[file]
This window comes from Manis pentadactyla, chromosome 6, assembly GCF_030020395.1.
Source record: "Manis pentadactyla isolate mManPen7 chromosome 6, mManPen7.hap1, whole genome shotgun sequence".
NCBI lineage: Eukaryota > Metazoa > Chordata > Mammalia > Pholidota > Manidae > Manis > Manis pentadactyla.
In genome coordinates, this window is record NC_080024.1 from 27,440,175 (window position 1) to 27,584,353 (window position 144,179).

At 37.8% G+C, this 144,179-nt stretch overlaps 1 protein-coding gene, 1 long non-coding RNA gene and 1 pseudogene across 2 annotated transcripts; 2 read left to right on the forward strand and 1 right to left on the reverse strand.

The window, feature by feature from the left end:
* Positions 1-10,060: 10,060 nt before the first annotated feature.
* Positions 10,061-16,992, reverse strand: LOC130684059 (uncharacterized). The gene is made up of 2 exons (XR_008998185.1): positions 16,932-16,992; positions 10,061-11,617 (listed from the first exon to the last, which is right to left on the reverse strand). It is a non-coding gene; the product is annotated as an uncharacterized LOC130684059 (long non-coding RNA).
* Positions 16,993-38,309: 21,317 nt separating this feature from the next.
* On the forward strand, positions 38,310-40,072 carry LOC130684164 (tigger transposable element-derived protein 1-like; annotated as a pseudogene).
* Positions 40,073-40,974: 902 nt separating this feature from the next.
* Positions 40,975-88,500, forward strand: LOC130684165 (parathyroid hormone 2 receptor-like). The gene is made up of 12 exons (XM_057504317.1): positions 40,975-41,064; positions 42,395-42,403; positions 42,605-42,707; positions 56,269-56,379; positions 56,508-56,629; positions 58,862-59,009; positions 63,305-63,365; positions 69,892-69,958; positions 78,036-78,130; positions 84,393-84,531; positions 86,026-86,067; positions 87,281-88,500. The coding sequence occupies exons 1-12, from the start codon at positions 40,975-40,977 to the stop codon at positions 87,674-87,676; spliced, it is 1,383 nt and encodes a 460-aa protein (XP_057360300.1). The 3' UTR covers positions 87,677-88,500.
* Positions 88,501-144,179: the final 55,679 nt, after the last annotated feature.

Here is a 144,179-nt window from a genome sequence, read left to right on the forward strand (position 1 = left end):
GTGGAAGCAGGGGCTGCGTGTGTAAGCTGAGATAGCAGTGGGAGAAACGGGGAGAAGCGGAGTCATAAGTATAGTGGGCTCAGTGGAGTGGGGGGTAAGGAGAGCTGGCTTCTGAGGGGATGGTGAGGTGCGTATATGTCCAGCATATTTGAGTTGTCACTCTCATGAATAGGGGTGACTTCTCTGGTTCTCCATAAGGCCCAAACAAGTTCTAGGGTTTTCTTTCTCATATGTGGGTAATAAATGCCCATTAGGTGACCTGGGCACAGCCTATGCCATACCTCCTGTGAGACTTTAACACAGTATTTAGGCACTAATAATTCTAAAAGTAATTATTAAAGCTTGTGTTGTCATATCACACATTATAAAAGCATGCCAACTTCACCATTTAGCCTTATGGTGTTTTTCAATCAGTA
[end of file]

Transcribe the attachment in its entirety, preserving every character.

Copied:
This window comes from Manis pentadactyla, chromosome 6, assembly GCF_030020395.1.
Source record: "Manis pentadactyla isolate mManPen7 chromosome 6, mManPen7.hap1, whole genome shotgun sequence".
NCBI lineage: Eukaryota > Metazoa > Chordata > Mammalia > Pholidota > Manidae > Manis > Manis pentadactyla.
In genome coordinates, this window is record NC_080024.1 from 27,440,175 (window position 1) to 27,584,353 (window position 144,179).

At 37.8% G+C, this 144,179-nt stretch overlaps 1 protein-coding gene, 1 long non-coding RNA gene and 1 pseudogene across 2 annotated transcripts; 2 read left to right on the forward strand and 1 right to left on the reverse strand.

The window, feature by feature from the left end:
* Positions 1-10,060: 10,060 nt before the first annotated feature.
* Positions 10,061-16,992, reverse strand: LOC130684059 (uncharacterized). The gene is made up of 2 exons (XR_008998185.1): positions 16,932-16,992; positions 10,061-11,617 (listed from the first exon to the last, which is right to left on the reverse strand). It is a non-coding gene; the product is annotated as an uncharacterized LOC130684059 (long non-coding RNA).
* Positions 16,993-38,309: 21,317 nt separating this feature from the next.
* On the forward strand, positions 38,310-40,072 carry LOC130684164 (tigger transposable element-derived protein 1-like; annotated as a pseudogene).
* Positions 40,073-40,974: 902 nt separating this feature from the next.
* Positions 40,975-88,500, forward strand: LOC130684165 (parathyroid hormone 2 receptor-like). The gene is made up of 12 exons (XM_057504317.1): positions 40,975-41,064; positions 42,395-42,403; positions 42,605-42,707; positions 56,269-56,379; positions 56,508-56,629; positions 58,862-59,009; positions 63,305-63,365; positions 69,892-69,958; positions 78,036-78,130; positions 84,393-84,531; positions 86,026-86,067; positions 87,281-88,500. The coding sequence occupies exons 1-12, from the start codon at positions 40,975-40,977 to the stop codon at positions 87,674-87,676; spliced, it is 1,383 nt and encodes a 460-aa protein (XP_057360300.1). The 3' UTR covers positions 87,677-88,500.
* Positions 88,501-144,179: the final 55,679 nt, after the last annotated feature.

Here is a 144,179-nt window from a genome sequence, read left to right on the forward strand (position 1 = left end):
GTGGAAGCAGGGGCTGCGTGTGTAAGCTGAGATAGCAGTGGGAGAAACGGGGAGAAGCGGAGTCATAAGTATAGTGGGCTCAGTGGAGTGGGGGGTAAGGAGAGCTGGCTTCTGAGGGGATGGTGAGGTGCGTATATGTCCAGCATATTTGAGTTGTCACTCTCATGAATAGGGGTGACTTCTCTGGTTCTCCATAAGGCCCAAACAAGTTCTAGGGTTTTCTTTCTCATATGTGGGTAATAAATGCCCATTAGGTGACCTGGGCACAGCCTATGCCATACCTCCTGTGAGACTTTAACACAGTATTTAGGCACTAATAATTCTAAAAGTAATTATTAAAGCTTGTGTTGTCATATCACACATTATAAAAGCATGCCAACTTCACCATTTAGCCTTATGGTGTTTTTCAATCAGTA